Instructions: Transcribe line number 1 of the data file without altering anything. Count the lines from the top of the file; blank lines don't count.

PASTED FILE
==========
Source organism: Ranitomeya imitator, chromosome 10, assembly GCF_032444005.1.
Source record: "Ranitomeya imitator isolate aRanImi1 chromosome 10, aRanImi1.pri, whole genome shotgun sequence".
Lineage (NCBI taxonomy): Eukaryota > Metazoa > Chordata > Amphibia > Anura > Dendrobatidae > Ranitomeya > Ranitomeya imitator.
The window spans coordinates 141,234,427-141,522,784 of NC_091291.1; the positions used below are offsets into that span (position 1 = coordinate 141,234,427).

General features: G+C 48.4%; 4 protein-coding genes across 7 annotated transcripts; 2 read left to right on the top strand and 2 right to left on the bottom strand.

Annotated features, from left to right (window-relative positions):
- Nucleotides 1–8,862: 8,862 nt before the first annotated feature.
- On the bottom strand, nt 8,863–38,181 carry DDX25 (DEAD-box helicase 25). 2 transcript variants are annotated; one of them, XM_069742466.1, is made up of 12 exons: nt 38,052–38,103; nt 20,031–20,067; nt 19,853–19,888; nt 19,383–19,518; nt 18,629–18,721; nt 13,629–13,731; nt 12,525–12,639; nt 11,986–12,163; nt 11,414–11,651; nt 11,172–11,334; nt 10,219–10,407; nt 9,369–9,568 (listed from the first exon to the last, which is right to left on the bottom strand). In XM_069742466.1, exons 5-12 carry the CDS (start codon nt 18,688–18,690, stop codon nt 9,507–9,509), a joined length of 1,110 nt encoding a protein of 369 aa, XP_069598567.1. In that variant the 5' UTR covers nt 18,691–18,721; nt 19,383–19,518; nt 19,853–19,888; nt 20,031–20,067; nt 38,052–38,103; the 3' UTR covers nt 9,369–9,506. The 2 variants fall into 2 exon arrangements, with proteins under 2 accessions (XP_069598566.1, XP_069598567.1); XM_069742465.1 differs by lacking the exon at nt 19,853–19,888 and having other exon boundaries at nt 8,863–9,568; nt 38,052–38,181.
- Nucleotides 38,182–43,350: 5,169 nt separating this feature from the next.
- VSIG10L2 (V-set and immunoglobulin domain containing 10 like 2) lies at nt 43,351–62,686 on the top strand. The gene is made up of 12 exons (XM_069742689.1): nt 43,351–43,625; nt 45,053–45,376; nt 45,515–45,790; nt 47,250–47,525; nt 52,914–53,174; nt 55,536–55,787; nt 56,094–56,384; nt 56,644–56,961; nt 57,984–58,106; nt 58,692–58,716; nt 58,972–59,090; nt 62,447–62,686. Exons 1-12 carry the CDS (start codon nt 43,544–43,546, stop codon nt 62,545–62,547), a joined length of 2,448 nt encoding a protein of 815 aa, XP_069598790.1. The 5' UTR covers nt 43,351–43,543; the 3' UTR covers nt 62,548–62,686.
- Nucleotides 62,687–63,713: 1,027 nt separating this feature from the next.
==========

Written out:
Source organism: Ranitomeya imitator, chromosome 10, assembly GCF_032444005.1.